• Great. Now I don’t know what to do. If I don’t put my name on the article it’s worthless, but at the same time it will stand on it’s own. I never thought a paradox of this magnitude would happen here, like this, today.

          • Telling it like it is

            I’m glad to see you’ve signed the article you wrote, you should have recognition for it Caleb. But isn’t that a little contradictory to rule #1 in your article? Because a photographers images are no different than your article!!!

  • A professional will also charge the model in most cases unless they agree on something. Whether the photographer wants to add to their portfolio or wants to be nice is really the only time a pro will not charge. I have quit doing free shoots 3 years going now. Photography is my full time career. If the photographer gives you a rate and you cannot pay them, do not get angry. This is his/her career. Move on and maybe find a photography student. You can still find very good student photographers. That being said, a is still not professional.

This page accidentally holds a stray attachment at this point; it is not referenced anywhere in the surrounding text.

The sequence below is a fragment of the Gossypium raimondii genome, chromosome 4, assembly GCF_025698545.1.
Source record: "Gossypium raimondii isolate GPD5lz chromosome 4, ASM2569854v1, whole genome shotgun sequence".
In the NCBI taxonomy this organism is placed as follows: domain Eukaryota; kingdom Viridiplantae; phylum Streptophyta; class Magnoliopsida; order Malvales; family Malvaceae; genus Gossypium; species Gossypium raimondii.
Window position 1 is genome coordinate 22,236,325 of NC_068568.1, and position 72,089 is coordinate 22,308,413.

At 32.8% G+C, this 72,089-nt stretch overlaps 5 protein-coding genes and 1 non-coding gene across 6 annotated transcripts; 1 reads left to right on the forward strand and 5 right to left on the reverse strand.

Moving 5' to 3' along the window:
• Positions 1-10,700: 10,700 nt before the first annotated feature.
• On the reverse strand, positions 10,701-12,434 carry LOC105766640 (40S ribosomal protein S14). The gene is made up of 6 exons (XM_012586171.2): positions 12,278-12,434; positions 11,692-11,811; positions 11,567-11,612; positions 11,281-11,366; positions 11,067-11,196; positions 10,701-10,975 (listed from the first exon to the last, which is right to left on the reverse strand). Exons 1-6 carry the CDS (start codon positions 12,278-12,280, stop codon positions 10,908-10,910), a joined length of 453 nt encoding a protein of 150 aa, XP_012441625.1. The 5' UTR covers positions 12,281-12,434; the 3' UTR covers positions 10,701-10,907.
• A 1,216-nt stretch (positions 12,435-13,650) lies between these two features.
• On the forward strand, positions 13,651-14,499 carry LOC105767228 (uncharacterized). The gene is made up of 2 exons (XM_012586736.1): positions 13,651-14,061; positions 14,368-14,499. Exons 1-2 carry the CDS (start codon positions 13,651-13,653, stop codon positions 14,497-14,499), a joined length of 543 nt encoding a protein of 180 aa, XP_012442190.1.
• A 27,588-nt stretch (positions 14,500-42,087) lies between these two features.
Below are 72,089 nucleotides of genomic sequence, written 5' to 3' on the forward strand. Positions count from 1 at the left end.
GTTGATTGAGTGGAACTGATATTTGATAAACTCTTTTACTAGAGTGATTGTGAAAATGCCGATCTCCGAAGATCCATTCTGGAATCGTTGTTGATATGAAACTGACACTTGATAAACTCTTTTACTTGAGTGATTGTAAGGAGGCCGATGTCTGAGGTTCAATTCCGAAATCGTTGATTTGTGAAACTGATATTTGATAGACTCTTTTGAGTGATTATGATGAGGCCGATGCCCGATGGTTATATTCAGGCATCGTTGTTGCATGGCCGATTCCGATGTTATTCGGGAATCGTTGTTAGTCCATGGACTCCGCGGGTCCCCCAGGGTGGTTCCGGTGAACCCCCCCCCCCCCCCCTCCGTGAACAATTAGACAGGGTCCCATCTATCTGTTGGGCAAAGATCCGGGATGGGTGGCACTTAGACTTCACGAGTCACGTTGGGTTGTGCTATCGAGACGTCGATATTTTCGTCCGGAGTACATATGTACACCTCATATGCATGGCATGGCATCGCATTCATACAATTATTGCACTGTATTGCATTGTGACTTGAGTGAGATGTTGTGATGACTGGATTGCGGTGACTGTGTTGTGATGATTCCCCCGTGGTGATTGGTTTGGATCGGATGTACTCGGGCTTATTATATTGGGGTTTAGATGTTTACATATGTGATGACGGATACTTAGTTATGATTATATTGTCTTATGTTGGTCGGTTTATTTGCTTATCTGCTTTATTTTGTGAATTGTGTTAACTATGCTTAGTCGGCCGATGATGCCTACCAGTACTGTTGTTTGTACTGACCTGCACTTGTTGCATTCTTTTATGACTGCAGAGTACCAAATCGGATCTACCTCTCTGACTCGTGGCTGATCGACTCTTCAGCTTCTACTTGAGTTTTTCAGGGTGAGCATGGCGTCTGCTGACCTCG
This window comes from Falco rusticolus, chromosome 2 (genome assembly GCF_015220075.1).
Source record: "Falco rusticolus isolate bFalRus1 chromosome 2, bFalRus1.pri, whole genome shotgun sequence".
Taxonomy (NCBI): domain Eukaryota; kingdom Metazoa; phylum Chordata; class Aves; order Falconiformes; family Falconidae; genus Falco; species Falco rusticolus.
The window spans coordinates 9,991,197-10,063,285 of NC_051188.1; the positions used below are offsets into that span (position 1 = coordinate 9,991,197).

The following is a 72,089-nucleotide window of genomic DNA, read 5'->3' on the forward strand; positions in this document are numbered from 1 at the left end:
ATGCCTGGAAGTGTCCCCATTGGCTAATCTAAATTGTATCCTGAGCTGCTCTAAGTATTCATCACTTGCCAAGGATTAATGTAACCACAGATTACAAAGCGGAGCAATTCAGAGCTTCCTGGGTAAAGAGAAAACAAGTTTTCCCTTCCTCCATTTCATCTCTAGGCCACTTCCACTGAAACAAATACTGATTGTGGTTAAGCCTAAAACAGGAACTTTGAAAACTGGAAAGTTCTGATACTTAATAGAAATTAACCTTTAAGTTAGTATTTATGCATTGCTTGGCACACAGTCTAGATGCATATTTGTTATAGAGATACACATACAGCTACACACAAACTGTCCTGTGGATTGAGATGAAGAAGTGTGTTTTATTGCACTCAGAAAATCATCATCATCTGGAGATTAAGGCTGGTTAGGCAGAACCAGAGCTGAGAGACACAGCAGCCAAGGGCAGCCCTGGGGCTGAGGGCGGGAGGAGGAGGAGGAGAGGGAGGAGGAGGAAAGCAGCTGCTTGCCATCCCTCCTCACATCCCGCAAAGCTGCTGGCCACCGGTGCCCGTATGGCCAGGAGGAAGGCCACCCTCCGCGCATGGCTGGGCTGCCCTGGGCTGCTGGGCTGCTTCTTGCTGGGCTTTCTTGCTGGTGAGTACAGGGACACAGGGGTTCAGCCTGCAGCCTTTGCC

I hope this has been useful.

  • 1 is totally untrue. Have you ever seen a piece of art in a gallery without a signature, I do not watermark my commercial work (paid for) but testing work is always marked. #2 is also untrue, you may be lucky and get to shoot with the next famous photographer when they are starting out.

    I do not know who wrote this article but he/she is misinformed,

  • Actually a lot of models can only shoot nights and weekends, not just photographers. Also not entirely helpful since a model that’s unable to tell the difference between a good photograph and a bad one is also likely unable to differentiate between a tasteful watermark and an obtrusive one.